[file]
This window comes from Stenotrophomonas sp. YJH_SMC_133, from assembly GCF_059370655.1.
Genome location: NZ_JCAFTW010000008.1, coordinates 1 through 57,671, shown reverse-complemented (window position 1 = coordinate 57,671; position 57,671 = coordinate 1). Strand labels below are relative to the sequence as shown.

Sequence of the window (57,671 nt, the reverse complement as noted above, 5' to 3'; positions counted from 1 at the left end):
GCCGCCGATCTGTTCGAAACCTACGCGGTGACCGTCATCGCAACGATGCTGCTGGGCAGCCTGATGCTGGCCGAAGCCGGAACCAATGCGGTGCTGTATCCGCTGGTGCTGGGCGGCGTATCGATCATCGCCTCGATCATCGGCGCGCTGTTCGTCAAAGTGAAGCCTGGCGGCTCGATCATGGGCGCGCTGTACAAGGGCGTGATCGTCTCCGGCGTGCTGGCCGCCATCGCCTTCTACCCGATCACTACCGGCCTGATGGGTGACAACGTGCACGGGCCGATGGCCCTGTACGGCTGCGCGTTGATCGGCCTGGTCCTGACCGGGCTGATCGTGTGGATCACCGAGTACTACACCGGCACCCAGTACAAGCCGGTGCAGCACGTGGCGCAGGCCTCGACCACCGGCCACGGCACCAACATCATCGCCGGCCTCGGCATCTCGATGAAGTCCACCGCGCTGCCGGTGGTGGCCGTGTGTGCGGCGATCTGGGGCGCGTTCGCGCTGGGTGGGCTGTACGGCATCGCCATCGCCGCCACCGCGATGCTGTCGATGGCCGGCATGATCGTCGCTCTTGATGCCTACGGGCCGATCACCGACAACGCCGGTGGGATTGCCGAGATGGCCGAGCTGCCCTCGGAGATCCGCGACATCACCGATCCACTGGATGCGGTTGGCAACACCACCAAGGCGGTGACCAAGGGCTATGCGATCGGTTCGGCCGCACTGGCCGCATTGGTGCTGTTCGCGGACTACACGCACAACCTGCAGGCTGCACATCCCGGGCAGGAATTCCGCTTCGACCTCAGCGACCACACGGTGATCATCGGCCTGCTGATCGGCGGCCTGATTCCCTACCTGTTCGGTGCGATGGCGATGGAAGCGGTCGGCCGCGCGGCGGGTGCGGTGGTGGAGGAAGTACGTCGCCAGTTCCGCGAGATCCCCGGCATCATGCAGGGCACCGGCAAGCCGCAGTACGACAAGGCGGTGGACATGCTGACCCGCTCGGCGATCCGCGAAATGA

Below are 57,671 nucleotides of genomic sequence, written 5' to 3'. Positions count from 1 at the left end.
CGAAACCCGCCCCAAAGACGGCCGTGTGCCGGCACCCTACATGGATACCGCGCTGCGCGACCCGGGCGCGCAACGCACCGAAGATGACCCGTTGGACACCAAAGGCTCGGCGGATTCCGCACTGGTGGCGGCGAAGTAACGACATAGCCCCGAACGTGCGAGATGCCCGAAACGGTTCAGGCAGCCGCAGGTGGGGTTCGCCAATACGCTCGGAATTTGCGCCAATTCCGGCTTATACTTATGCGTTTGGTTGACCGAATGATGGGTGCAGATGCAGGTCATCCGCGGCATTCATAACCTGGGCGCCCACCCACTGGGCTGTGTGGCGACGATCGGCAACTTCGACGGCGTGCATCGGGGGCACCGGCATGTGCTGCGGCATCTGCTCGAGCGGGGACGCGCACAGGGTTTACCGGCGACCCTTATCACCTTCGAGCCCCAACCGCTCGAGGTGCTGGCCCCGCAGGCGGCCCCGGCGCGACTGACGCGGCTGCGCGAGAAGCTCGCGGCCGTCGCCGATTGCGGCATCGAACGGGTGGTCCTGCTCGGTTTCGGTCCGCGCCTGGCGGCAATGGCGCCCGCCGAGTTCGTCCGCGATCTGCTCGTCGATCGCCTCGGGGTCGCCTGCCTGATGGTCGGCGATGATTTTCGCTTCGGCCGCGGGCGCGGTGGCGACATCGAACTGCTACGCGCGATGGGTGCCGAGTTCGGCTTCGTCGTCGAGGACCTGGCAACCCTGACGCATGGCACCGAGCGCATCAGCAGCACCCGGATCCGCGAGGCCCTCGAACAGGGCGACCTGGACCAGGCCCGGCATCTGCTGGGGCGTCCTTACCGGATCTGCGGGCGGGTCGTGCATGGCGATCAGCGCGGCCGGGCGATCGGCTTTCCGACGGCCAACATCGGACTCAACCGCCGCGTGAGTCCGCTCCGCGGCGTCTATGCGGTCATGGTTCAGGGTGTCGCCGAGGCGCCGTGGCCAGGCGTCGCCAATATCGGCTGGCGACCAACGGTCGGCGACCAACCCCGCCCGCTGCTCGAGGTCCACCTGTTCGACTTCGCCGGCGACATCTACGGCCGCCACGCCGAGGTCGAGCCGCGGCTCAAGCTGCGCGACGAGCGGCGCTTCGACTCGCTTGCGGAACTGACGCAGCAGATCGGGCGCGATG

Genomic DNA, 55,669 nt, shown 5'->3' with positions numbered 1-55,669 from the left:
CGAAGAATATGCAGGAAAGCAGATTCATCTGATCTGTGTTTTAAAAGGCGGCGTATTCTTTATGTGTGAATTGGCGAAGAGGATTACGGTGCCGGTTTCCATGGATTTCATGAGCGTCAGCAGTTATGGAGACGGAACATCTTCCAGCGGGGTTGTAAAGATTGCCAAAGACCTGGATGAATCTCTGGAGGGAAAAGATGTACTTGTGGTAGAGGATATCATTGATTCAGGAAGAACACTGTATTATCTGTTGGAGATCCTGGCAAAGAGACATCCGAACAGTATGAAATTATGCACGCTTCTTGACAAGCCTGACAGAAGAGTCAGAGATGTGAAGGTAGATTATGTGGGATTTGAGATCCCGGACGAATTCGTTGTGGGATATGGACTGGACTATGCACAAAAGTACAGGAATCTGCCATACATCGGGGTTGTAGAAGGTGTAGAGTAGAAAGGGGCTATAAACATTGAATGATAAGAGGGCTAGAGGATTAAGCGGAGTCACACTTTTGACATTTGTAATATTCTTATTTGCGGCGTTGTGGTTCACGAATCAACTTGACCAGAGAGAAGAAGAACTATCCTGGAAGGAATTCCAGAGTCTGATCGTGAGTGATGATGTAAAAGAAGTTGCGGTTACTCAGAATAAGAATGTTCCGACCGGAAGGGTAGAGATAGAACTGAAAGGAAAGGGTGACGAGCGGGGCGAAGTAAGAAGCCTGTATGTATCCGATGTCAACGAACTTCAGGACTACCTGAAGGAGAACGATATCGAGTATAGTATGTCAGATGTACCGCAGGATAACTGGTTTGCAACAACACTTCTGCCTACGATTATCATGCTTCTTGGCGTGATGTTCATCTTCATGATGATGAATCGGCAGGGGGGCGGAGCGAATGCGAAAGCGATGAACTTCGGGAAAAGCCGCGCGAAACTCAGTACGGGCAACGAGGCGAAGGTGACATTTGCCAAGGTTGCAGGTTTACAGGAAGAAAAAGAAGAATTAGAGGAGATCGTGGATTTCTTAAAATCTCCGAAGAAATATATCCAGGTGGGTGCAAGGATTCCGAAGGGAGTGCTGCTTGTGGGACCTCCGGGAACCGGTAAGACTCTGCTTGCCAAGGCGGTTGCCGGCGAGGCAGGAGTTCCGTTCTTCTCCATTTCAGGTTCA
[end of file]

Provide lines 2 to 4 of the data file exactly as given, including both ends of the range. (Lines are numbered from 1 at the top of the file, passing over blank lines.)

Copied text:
Genome location: NZ_JCAFTW010000008.1, coordinates 1 through 57,671, shown reverse-complemented (window position 1 = coordinate 57,671; position 57,671 = coordinate 1). Strand labels below are relative to the sequence as shown.

Sequence of the window (57,671 nt, the reverse complement as noted above, 5' to 3'; positions counted from 1 at the left end):
GCCGCCGATCTGTTCGAAACCTACGCGGTGACCGTCATCGCAACGATGCTGCTGGGCAGCCTGATGCTGGCCGAAGCCGGAACCAATGCGGTGCTGTATCCGCTGGTGCTGGGCGGCGTATCGATCATCGCCTCGATCATCGGCGCGCTGTTCGTCAAAGTGAAGCCTGGCGGCTCGATCATGGGCGCGCTGTACAAGGGCGTGATCGTCTCCGGCGTGCTGGCCGCCATCGCCTTCTACCCGATCACTACCGGCCTGATGGGTGACAACGTGCACGGGCCGATGGCCCTGTACGGCTGCGCGTTGATCGGCCTGGTCCTGACCGGGCTGATCGTGTGGATCACCGAGTACTACACCGGCACCCAGTACAAGCCGGTGCAGCACGTGGCGCAGGCCTCGACCACCGGCCACGGCACCAACATCATCGCCGGCCTCGGCATCTCGATGAAGTCCACCGCGCTGCCGGTGGTGGCCGTGTGTGCGGCGATCTGGGGCGCGTTCGCGCTGGGTGGGCTGTACGGCATCGCCATCGCCGCCACCGCGATGCTGTCGATGGCCGGCATGATCGTCGCTCTTGATGCCTACGGGCCGATCACCGACAACGCCGGTGGGATTGCCGAGATGGCCGAGCTGCCCTCGGAGATCCGCGACATCACCGATCCACTGGATGCGGTTGGCAACACCACCAAGGCGGTGACCAAGGGCTATGCGATCGGTTCGGCCGCACTGGCCGCATTGGTGCTGTTCGCGGACTACACGCACAACCTGCAGGCTGCACATCCCGGGCAGGAATTCCGCTTCGACCTCAGCGACCACACGGTGATCATCGGCCTGCTGATCGGCGGCCTGATTCCCTACCTGTTCGGTGCGATGGCGATGGAAGCGGTCGGCCGCGCGGCGGGTGCGGTGGTGGAGGAAGTACGTCGCCAGTTCCGCGAGATCCCCGGCATCATGCAGGGCACCGGCAAGCCGCAGTACGACAAGGCGGTGGACATGCTGACCCGCTCGGCGATCCGCGAAATGA